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Five Fizzes for a Celebration

Nathan N on 16th Jul, 2014

Many see popping a bottle of bubbly as the most traditional way to mark special occasions. How it became so, I am not altogether sure. Certainly films, TV and advertising have played a big part in cementing it into our minds as the go to beverage when there is something to shout about. Scientific proof exists that the delivery system of alcohol within those tiny chambers gets into our blood stream faster and therefore makes us tipsier quicker. But could it be also be that there’s a little magic in those bubbles? I like to think so.

Five Fizzes for a Celebration

Here are five bottles to suit five budgets for those times when only fizz will do.

Tin of Sardines

Many think of Prosecco when it comes to the cheaper end of the spectrum but I feel Spanish Cava actually offers better value and more complexity.  Most supermarkets do an own label around five quid but Tesco gets the most plaudits for its Cava NV and Cava Rose both at £4.99.


Pickled Cockles

At this level Prosecco starts to get a look in. There’s good stuff from all the big retailers between the seven (Lidl) to ten (Sainsbury’s) pound mark. Look out for the name Conegliano Valdobbiadene Prosecco Superiore with a  vintage. They are more regulated and therefore quality is usually higher. New World sparklers from South Africa (Graham Beck) and New Zealand (Lindauer) also feature and are often on offer at Majestic Wine for less than £10. For those with a sweet tooth and fancy something with lower alcohol (most around 5% ABV) then Moscato d’Asti or Dolcetto/Brachetto d’Aqui from Piedmont (Northern Italy) are possibilities.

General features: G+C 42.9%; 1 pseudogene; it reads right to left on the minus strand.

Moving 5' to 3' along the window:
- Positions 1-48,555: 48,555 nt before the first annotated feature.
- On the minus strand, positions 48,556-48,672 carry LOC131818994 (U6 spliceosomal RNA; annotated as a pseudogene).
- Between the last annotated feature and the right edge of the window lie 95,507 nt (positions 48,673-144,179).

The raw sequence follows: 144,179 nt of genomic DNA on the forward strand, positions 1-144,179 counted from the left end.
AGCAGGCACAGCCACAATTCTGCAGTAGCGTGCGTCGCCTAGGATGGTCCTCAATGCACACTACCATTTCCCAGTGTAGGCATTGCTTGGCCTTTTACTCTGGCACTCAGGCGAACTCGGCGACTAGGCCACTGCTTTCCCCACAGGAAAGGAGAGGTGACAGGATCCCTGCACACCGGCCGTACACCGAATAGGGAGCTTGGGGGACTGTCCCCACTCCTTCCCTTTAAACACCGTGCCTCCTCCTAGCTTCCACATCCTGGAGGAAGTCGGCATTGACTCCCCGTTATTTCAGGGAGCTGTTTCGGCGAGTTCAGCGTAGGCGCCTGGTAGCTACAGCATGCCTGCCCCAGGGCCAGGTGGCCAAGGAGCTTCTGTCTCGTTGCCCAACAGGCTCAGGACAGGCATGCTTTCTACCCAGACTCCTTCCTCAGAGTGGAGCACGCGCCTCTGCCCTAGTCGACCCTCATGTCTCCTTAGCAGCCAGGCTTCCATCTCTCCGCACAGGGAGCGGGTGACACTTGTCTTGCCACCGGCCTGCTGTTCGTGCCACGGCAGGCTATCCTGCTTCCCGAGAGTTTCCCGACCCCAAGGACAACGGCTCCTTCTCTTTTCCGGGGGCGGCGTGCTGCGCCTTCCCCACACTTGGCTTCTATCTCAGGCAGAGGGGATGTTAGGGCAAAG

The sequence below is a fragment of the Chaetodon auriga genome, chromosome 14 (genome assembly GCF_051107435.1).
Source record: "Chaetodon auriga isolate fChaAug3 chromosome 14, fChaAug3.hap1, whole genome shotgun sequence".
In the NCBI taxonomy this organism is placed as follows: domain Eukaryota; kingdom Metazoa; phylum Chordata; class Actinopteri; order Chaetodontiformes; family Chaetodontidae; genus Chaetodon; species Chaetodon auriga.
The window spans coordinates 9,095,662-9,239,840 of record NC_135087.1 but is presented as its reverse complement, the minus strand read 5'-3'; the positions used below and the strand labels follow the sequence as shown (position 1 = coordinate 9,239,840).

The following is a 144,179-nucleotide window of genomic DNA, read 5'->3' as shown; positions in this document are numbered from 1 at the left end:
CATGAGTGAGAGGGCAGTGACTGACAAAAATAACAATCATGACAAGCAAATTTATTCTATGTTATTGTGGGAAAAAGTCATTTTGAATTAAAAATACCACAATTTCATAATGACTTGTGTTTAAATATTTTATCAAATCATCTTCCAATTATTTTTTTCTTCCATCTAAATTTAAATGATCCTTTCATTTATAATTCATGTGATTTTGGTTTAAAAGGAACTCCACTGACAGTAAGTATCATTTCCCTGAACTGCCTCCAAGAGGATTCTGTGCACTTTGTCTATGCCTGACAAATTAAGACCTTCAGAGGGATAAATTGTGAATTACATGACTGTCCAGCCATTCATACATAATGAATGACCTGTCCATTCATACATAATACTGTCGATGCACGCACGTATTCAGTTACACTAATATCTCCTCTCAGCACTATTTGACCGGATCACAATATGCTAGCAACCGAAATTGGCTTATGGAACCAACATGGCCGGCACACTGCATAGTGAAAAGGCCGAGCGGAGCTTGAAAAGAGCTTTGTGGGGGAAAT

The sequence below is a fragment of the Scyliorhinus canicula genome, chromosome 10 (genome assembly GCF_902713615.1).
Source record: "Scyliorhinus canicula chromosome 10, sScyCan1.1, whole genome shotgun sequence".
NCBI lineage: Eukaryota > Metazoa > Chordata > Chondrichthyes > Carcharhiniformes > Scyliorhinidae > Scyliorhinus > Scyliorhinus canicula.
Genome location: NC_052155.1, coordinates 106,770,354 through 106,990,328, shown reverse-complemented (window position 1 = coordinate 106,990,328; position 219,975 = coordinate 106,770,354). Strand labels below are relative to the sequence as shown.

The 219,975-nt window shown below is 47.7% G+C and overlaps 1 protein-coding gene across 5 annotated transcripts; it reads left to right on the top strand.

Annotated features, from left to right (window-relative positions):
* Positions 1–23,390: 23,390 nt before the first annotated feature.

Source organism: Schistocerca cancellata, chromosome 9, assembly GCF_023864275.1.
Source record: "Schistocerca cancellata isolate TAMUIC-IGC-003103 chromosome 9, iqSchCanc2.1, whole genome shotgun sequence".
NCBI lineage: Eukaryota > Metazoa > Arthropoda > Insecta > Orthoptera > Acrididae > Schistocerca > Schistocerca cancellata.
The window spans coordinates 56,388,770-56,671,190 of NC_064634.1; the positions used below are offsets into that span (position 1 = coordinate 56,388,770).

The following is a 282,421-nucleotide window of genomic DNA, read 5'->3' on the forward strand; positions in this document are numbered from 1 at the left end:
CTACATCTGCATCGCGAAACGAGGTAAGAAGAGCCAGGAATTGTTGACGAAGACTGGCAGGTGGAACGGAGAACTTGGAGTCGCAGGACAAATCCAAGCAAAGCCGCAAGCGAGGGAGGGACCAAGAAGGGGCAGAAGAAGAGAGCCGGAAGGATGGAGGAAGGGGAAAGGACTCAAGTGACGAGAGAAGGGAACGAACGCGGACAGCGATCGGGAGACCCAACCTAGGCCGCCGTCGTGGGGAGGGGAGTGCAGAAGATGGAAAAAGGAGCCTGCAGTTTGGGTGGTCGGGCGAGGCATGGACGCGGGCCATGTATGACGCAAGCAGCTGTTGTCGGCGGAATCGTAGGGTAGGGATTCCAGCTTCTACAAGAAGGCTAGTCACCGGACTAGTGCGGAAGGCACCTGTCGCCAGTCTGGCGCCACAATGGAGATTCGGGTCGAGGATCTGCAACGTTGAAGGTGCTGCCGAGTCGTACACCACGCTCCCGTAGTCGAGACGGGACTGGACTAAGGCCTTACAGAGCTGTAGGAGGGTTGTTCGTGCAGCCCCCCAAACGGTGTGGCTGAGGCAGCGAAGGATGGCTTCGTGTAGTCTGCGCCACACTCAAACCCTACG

Smoked Salmon

Your options really open up here with finer Prosecco and Cava, but France comes into the game with Champagne Method wines from all around the country. Names to remember are: Blanquette de Limoux and Crémants de Bourgogne, Jura, Alsace, Limoux and Loire. Quality improves down under with Jansz (Tasmania) & Pelorus (NZ). Stealing the show though is Champagne Veuve Monsigny Brut No. 3 from Aldi. £12.99 a bottle and as good as big names at twice and three times the price. 


Fresh Lobster:

Now you may not know it but the UK is fast becoming a top player in ‘fizzyland’. Plus we are seeing more top producers on shelves all the time. Between £20-30 I am a huge fan of the range of cuvées from Ridgeview in Sussex. Established names like Chapel Down and Nyetimber are widely available but look out for Camel Valley and Gusbourne as well. If you must go across the channel I would plump for non-vintage: Piper Heidsieck, Louis Roederer, Pol Roger or Sainsbury’s Blanc de Noir.  

Siberian Sturgeon Caviar

At the top end there’s good vintage English rosés from Nyetimber and Balfour Brut but the C word has it pretty sewn up in regards to premium bubbles. My stellar performers are Bollinger Special Cuvée NV, Ruinart NV and 2002 Pol Roger Brut at £45-65. But if you are really pushing the boat out then Taittinger Comtes de Champagne 1999/2000 is a beauty, not forgetting of course Krug Grande Cuvée NV and the mighty Dom Perignon, which are all north of £100.

This is by no means an exhaustive list and there are numerous fantastic small producers out there (Billecart Salmon is another I have mentoined in previous blogs). I have however tried to be democratic in terms of my recommendations so that wherever you live in the UK (or even beyond) you should be able to easily track these bottles down.

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